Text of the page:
Two summers ago, special interest groups spent the dog days of August conspiring to block the confirmation of Judge Brett Kavanaugh to a seat on the United States Supreme Court.
Advocacy groups raised seven-figure war chests for what the New York Times referred to as “the mother of all Supreme Court battles,” one which allegedly posed “an existential threat to abortion rights, the Affordable Care Act and checks on presidential power.”
If their hyperbolic warnings sounded familiar, they should have. Similarly dire predictions were made about nearly every Republican nominee to the Supreme Court in modern times. Indeed, many of the leaders of the Stop Kavanaugh movement were veterans of such earlier court battles.
Not surprisingly, then, the Stop Kavanaugh playbook strongly resembled the 1991 playbook that activists used to try to prevent the confirmation of Justice Clarence Thomas.
As in 1991, activists protested on the steps of the Supreme Court and in the halls of Congress, trying mightily to convince the public that the only thing standing between them and their civil rights was this nominee.
They sent threatening messages to undecided Senators. And, this time, they even sent thousands of coat hangers to Senator Susan Collins (R-ME), a pro-choice centrist, suggesting that Kavanaugh’s confirmation would lead women to seek dangerous “back-alley” abortions.
When Judiciary Committee hearings failed to convince enough Senators to vote against the highly qualified nominee, and confirmation was all but assured, activists threw a final Hail Mary pass: an 11th hour charge of alleged sexual misconduct, committed long ago and corroborated by no one.
If this act of desperation seemed familiar, it’s because we’d seen this movie before. In 1991, at the conclusion of Judiciary Committee hearings, activists leaked an unsubstantiated claim by Professor Anita Hill that Thomas had made inappropriate comments to her when she worked for him at the Department of Education and even after she followed him to the Equal Employment Opportunity Commission.
In both cases, opponents of the nominee had known of the allegation much earlier but had saved it for maximum political impact.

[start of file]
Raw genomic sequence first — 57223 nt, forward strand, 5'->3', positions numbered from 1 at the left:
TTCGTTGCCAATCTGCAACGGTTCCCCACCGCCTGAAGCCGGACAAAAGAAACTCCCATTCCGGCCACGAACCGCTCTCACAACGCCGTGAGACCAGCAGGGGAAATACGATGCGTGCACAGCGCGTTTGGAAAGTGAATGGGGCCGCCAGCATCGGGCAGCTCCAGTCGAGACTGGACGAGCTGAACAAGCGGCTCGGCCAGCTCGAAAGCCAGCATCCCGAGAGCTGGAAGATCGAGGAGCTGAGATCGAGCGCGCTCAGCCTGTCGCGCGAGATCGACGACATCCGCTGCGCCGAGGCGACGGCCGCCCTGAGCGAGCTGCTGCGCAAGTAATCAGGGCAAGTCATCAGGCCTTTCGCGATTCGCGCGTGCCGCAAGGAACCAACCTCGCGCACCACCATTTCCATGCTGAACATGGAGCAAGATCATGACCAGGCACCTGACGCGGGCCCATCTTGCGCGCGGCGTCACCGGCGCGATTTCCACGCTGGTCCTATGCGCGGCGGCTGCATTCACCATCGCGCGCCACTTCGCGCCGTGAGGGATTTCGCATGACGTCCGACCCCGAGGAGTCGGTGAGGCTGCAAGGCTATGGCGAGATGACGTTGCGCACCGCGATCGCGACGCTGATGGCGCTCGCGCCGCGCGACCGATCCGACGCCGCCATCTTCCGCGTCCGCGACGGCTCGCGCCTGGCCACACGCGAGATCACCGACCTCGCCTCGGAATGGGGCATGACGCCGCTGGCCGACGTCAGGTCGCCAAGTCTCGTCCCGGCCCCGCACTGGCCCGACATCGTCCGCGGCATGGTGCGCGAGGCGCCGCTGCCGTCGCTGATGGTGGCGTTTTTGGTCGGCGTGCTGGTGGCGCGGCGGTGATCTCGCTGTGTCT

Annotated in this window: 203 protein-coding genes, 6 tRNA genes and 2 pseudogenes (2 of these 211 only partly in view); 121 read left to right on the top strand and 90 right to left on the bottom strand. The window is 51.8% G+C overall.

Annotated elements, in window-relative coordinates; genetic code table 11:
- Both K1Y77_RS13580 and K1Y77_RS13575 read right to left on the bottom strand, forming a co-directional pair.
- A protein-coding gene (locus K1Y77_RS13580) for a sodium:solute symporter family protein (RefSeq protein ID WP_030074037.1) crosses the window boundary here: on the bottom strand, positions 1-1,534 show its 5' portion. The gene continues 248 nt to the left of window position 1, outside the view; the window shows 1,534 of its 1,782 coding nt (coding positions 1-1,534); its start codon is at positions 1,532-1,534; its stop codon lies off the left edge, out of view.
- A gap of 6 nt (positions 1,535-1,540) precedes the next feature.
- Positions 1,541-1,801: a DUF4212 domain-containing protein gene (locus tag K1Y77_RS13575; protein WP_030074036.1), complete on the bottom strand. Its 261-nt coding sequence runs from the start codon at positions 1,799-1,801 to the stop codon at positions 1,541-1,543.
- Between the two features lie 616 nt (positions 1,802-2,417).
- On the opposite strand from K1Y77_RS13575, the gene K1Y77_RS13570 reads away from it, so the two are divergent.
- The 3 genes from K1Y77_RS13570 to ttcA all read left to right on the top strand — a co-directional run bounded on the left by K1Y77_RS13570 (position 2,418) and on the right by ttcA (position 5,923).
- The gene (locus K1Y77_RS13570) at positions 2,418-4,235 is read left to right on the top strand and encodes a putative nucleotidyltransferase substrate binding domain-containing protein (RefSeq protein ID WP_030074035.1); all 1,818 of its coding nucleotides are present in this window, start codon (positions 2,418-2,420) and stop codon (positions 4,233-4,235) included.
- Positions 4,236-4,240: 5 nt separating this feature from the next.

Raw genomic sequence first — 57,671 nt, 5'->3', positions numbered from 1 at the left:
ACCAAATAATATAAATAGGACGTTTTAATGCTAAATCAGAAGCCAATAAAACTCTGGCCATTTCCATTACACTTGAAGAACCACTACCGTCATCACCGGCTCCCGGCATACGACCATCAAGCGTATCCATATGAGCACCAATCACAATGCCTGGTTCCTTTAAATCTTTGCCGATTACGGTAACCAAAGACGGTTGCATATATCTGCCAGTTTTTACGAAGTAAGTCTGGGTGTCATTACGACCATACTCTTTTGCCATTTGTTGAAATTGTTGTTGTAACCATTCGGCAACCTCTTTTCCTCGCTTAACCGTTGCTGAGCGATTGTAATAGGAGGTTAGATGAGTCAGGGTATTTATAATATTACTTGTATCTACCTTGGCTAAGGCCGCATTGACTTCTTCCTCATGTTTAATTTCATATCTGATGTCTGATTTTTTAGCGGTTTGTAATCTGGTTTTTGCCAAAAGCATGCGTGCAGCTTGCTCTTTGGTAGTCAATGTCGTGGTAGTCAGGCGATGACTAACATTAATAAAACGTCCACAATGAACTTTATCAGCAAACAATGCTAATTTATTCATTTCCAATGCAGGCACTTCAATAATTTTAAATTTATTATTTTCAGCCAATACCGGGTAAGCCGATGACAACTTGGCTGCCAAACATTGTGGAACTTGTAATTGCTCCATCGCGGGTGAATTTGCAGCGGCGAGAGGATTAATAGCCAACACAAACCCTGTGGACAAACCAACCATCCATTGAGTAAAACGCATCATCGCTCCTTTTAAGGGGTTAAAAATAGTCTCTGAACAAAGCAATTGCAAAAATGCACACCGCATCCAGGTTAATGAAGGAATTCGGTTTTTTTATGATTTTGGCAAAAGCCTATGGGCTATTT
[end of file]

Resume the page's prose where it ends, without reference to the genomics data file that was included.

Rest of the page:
And in both cases, the allegations seemed incongruous with the nominees’ character. (Both Thomas and Kavanaugh had an abundance of female former colleagues who supported their nominations; both had been generous mentors to female subordinates; for his part, Thomas was known as one of the only officials in the Reagan Administration to have supported interpreting federal civil rights law to prohibit workplace sexual harassment.)
Perhaps not surprisingly, both accusers were counseled by Democratic operative Ricki Seidman.
In both cases, Democrats had promised the accusers anonymity but quickly abandoned such promises in the name of political expedience.
In both cases, the charges failed to hold up to rigorous scrutiny. Ultimately, both men were confirmed to the Supreme Court.
One might think, from these two debacles, that activists would give up the smear tactics against qualified and honorable nominees.
But we all know the chances of that are slim.
Already, activists have warned that, if a vacancy occurs before the end of the year, they will protest anyone that President Trump nominates. (Of course, no justice has indicated an intent to retire. But as the unexpected death of Justice Antonin Scalia during the last election cycle reminds us, justices don’t always get to orchestrate their own departures.)
In fact, they have made clear that they will fight any Republican nomination to the Supreme Court no matter when that occurs.
The reason is clear: progressives view the Court as a “super-legislature,” rather than as a neutral arbiter of the law. And so they will oppose any nominee who does not have an explicit record of support for their favorite causes or who is not willing to legislate particular policy outcomes from the bench.
Should President Trump win re-election, he is likely to have an opportunity to select a constitutionalist replacement for liberal icon Ruth Bader Ginsburg. If that happens, get ready for a battle royale. The left has already falsely accused one Supreme Court Justice of sexual harassment and another of sexual assault. What could possibly be next?
Ahead of the two-year anniversary of Kavanaugh’s confirmation, #IWFReads Book Club will read Justice on Trial: The Kavanaugh Confirmation and the Future of the Supreme Court.
Join us virtually for an in-depth discussion at our September #IWFReads Book Club event on Thursday, September 24 at 3:00 pm ET. Register today.